Like the Married with Children theme song says, “You can’t have one without the other,” holds true for CBP and p300. Mice studies have shown that lacking CBP or p300 is fatal and having a null allele for either is detrimental to proper develop and ultimately led to death. While both are highly homologous, they are needed for different functions in the body. One example is their role on cell-cycle regulation. p21Cip, a cell-cycle inhibitor, transcription is dependent upon p300 levels, while p27Kip, another cell-cycle inhibitor, requires adequate levels of CBP. Without the proper regulation of these inhibitors, the cell may continue to grow in less than optimal conditions or may propagate problems that have not been fixed. Another instance of the complementarity of these two proteins is seen in haematopoietic stem cells (HSC), which give rise to mature blood cells. CBP is required for the self-renewal of HSCs, but p300 is needed for differentiation of HSCs. Both proteins have different sites of phosphorylation, which lead to downstream targeting or interactions with different proteins.

Interactions of CBP, p53, and HDM2Now that we have a general idea about the functions of CBP/p300, I want to discuss an interesting interaction they have with p53 (a transcription factor that responds to DNA damage and leads to cell cycle arrest or apoptosis) and HDM2 (Human homolog of mouse Double Minute 2) is responsible for maintaining low levels of p53 during “normal” cell life). p53 is a tetrameric transcription factor that responds to DNA damage and promotes cell cycle arrest. If things are beyond repair, p53 can also signal for apoptosis. HDM2’s role is to signal for ubiquitination of p53 through its binding of p53’s transactivation domain (TAD). TAD contains two subdomains, activation domains 1 and 2 (AD1 and AD2). The left side of the figure shows the normal cell interactions, where we can see that AD2 of p53 binds to different domains of a single CBP molecule and AD1 interacts with HDM2. HDM2 bound to p53’s AD1 allows for ubiquitination of the C-termini, signaling for proteosomal degradation. On the right side of the figure is when the cell is stressed. Phosphorylation of AD1 decreases HDM2’s affinity for p53 and then binds to the CBP domain its fellow AD2 is bound. Acetylation of the C-termini activates p53, allowing for transcription of stress response proteins.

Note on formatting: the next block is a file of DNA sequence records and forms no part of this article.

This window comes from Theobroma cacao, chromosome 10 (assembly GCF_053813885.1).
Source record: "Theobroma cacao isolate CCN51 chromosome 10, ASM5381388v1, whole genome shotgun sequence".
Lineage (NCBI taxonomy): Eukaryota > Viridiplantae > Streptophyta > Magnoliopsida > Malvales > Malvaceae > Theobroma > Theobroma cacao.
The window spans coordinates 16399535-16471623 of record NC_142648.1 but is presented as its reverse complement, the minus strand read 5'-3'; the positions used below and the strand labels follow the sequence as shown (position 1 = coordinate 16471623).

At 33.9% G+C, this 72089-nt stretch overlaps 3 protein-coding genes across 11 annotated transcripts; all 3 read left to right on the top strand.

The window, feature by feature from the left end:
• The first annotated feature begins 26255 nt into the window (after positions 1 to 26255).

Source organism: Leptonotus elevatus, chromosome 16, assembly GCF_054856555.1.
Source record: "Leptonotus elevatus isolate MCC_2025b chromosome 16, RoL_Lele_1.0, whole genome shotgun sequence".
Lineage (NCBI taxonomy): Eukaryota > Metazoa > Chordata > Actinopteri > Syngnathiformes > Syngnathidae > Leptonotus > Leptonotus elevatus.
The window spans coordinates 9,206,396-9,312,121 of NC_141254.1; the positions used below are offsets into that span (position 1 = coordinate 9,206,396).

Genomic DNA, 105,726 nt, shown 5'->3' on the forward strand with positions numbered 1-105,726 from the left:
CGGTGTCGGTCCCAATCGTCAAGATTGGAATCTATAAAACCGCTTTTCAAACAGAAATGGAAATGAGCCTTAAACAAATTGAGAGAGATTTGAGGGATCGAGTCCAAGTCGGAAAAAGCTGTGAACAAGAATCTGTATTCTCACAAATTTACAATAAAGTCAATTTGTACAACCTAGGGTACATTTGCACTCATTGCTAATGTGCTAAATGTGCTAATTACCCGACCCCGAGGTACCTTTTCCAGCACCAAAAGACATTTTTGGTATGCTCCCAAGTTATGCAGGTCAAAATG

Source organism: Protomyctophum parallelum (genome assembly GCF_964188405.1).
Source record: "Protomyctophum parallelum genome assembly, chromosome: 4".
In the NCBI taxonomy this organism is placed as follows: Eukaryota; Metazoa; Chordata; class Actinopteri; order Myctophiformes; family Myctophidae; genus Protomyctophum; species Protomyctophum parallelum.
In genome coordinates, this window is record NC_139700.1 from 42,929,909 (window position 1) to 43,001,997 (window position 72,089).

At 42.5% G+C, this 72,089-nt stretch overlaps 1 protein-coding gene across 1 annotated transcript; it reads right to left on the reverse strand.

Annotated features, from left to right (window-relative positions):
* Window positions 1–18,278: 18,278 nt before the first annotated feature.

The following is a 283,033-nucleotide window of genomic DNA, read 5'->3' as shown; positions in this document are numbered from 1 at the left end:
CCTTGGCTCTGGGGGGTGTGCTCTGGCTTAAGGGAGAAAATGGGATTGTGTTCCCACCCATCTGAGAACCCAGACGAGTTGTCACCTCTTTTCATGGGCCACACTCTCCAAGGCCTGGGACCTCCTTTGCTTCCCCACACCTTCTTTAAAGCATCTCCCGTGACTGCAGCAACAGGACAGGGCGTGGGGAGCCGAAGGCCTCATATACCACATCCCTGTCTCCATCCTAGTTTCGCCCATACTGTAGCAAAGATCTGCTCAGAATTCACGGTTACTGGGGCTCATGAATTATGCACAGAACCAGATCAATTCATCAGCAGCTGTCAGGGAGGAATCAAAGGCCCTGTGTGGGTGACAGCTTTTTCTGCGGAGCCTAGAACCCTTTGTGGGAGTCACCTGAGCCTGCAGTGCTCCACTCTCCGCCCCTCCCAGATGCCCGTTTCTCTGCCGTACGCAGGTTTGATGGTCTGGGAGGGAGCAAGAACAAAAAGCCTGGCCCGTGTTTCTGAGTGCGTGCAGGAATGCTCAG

So in short, the overall disorder of CBP and p300 are vital for optimal cooperative binding of multiple partners. Sometimes a little disorder is necessary for overall order. (This sounds like the perfect excuse for my messy house.)

Referemces

Kalkhoven E. (2004). CBP and p300: HATs for different occasions, Biochemical Pharmacology, 68 (6) 1145-1155. DOI:

Vo N. & Goodman R.H. (2001). CREB-binding protein and p300 in transcriptional regulation., The Journal of biological chemistry, PMID:

Avantaggiati M.L., Ogryzko V., Gardner K., Giordano A., Levine A.S. & Kelly K. (1997). Recruitment of p300/CBP in p53-dependent signal pathways., Cell, 89 1175-1184. PMID:

Ferreon J.C., Lee C.W., Arai M., Martinez-Yamout M.A., Dyson H.J. & Wright P.E. (2009). Cooperative regulation of p53 by modulation of ternary complex formation with CBP/p300 and HDM2., Proceedings of the National Academy of Sciences of the United States of America, PMID: